Over the last ten years, US anti-narcotics agencies have witnessed a heroin epidemic that tripled the number of heroin addicts and caused more than 40,000 overdose deaths. The epidemic is the result of many factors, but there is one simple yet determining reason: the change in color of the heroin.
Traditionally, the heroin produced in Mexico has been of a dark brown color, which is how it got the nickname “Mexican tar.” It was consumed primarily in cities on the US West Coast. Users on the East Coast preferred “china white,” a white powder variety of heroin made popular by Chinese traffickers at the beginning of the 20th century.
This article was translated, edited for length and clarity and published with the permission of Animal Político. It does not necessarily represent the views of InSight Crime. See the Spanish original here.
Obeying the basics rules of supply and demand, Mexico’s cartels have changed their opium processing methods, inserting themselves into a growing market, “which has allowed the heroin threat to expand to unprecedented levels,” according to the 2016 National Drug Threat Assessment Summary (pdf) from the US Drug Enforcement Administration (DEA).
It was August 26, 2014 when Gary Pentis, assistant to the Ventura County Sheriff in California, announced the results of an investigation into a drug trafficking network that operated within state penitentiaries in alliance with Mexico’s Sinaloa Cartel.
For one year, police officials investigated extortion and drug trafficking carried out by members of the Mexican Mafia, one of the largest and oldest prison gangs in the United States, and members of the Central American-based MS13 gang.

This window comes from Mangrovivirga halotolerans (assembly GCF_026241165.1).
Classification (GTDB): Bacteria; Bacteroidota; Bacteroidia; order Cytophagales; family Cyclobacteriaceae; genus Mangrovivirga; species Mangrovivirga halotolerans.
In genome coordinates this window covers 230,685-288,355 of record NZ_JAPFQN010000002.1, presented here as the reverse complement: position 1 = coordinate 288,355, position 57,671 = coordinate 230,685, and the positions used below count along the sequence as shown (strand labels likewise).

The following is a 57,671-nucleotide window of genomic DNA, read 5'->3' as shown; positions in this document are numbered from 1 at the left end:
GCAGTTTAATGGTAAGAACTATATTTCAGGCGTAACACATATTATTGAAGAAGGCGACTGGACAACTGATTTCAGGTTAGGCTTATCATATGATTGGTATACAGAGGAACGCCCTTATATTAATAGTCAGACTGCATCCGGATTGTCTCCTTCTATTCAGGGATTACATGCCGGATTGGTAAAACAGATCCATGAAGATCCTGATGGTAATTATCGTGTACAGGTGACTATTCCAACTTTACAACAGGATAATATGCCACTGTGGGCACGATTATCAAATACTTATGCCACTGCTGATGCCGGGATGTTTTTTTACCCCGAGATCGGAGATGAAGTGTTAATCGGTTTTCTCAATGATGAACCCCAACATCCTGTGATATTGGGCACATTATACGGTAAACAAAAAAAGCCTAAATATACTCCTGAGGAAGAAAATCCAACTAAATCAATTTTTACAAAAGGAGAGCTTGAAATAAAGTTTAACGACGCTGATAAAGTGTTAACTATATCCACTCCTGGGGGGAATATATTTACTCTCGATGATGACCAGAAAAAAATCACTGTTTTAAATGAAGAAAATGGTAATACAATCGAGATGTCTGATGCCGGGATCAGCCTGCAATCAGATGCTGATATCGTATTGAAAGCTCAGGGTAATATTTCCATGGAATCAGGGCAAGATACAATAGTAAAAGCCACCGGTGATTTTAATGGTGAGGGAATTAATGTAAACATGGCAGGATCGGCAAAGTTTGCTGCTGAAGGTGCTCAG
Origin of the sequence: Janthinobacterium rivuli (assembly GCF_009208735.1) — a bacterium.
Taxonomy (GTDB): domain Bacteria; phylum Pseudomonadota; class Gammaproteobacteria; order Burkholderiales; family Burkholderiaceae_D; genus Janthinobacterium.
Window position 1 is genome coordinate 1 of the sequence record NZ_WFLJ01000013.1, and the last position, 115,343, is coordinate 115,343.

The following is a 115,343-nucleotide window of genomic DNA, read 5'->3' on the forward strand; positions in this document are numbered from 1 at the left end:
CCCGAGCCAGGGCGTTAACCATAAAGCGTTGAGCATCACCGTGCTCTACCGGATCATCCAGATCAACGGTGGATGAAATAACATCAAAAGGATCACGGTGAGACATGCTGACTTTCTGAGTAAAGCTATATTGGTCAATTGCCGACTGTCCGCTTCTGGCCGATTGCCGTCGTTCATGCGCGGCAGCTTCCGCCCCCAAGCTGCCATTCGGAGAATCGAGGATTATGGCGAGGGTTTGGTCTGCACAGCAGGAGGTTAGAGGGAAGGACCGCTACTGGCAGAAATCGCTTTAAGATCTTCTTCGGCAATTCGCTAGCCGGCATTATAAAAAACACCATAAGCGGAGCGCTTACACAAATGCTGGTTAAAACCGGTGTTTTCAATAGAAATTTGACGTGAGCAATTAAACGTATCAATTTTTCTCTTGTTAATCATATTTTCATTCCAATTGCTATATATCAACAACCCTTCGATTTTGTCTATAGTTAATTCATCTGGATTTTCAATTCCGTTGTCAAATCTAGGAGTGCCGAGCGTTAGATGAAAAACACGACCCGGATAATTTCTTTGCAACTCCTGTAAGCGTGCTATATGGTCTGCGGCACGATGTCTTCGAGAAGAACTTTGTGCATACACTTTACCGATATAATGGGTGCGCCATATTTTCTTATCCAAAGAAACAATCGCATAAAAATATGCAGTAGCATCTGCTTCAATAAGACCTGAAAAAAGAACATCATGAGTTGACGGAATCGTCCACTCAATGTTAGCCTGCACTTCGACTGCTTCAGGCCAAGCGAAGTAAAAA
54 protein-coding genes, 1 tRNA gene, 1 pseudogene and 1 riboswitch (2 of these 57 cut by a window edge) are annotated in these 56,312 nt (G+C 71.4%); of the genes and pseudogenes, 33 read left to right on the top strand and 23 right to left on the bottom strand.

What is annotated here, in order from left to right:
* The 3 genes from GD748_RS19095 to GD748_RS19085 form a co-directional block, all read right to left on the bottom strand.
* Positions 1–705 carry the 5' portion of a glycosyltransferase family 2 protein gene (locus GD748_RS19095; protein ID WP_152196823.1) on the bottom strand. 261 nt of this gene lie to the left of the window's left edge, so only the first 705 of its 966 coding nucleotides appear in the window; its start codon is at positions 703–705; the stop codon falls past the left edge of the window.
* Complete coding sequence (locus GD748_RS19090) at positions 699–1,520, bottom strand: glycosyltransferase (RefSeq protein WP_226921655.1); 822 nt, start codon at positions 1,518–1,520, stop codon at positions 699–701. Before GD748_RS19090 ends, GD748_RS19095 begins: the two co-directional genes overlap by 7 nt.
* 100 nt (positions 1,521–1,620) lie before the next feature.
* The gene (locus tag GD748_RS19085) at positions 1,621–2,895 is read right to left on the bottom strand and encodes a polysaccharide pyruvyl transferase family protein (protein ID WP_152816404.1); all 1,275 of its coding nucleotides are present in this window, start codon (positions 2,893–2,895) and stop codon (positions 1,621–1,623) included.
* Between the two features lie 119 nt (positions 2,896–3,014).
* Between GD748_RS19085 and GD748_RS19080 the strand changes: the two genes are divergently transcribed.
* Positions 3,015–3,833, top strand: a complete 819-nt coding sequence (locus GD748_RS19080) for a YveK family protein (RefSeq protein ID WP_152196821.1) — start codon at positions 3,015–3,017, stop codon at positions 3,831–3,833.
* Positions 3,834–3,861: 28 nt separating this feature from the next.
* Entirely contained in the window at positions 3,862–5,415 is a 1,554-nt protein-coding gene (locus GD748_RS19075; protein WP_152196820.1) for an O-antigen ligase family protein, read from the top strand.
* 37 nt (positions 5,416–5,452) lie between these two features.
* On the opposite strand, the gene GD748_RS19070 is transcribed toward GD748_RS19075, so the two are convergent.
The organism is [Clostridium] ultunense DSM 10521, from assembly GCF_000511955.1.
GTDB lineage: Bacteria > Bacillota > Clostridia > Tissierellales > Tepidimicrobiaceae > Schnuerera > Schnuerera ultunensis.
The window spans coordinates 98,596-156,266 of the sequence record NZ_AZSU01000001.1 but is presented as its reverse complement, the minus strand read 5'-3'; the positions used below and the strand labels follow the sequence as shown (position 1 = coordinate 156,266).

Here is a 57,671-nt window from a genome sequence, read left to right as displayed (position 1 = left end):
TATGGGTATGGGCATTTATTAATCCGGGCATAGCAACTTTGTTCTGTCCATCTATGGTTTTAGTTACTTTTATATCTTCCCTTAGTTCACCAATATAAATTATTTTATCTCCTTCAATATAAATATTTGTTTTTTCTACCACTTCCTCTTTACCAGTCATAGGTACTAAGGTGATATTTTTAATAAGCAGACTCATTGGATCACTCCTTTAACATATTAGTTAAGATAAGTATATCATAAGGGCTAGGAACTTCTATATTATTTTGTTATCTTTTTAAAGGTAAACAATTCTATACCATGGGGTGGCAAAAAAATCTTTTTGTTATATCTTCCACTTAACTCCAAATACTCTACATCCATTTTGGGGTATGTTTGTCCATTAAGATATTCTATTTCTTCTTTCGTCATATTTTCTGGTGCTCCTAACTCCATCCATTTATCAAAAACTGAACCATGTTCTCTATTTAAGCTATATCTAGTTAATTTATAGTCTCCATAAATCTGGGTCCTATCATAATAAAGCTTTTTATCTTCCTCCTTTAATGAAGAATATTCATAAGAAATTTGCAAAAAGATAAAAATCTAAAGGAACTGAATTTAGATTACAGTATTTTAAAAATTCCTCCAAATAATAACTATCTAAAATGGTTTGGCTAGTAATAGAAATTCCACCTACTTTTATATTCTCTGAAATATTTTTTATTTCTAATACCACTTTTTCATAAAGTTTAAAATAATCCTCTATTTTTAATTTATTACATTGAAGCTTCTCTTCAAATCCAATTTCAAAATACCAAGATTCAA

Their investigation resulted in the arrest of seven gang members and the seizure of $3.37 million, 35 firearms, 31 kilograms of methamphetamine, 23 kilograms of cocaine and 1.3 kilograms of black heroin. But the Ventura County Sheriff Department’s most significant achievement was the confiscation of 12.7 kilograms of white heroin.
“They call it china white, but it doesn’t come from China,” Pentis explained. The drug came from Mexico and was supplied by the Sinaloa Cartel, one of the principal providers of narcotics to both the Mexican Mafia and MS13.
SEE ALSO: Sinaloa Cartel News and Profiles
Pentis explained that the quality of the drug reached 98 percent purity, and the overall value was calculated to be in excess of $5 million. The white heroin was packed into 28 foil-wrapped bricks approximately 20 centimeters long and 10 centimeters high that had been discovered inside the trunk of a vehicle.
According to Pentis, Ventura County has been the center of operations for the criminal network responsible for the white heroin. It receives the drug shipments coming from Mexico, which are later shipped to other US states such as Texas, Mississippi or New York.
The network was comprised of imprisoned gang members from different California prisons. However, the final decisions were made by the leaders of the Mexican Mafia and MS13 incarcerated in Pelican Bay, a maximum-security facility in California.
Mexican Cartels: The Most Prominent Sellers
The Ventura County Sheriff Department’s investigation uncovered a growing trend in drug trafficking in the United States: Mexico’s cartels are expanding their operations and gaining territory in the eastern part of the country.
“Mexican organizations are now the most prominent wholesale-level heroin traffickers in the DEA Chicago, New Jersey, Philadelphia, and Washington, DC [field division areas of responsibility], and have greatly expanded their presence in the New York City area,” according to the DEA’s Threat Assessment report.
SEE ALSO: Coverage of US/Mexico Border
During the first half of the 1990s, Colombian cartels dominated heroin trafficking to the United States. They have since been replaced by the Mexican traffickers that now operate with a stronger transportation and distribution infrastructure, which allows them to reliably supply the different markets within the United States, according to the DEA.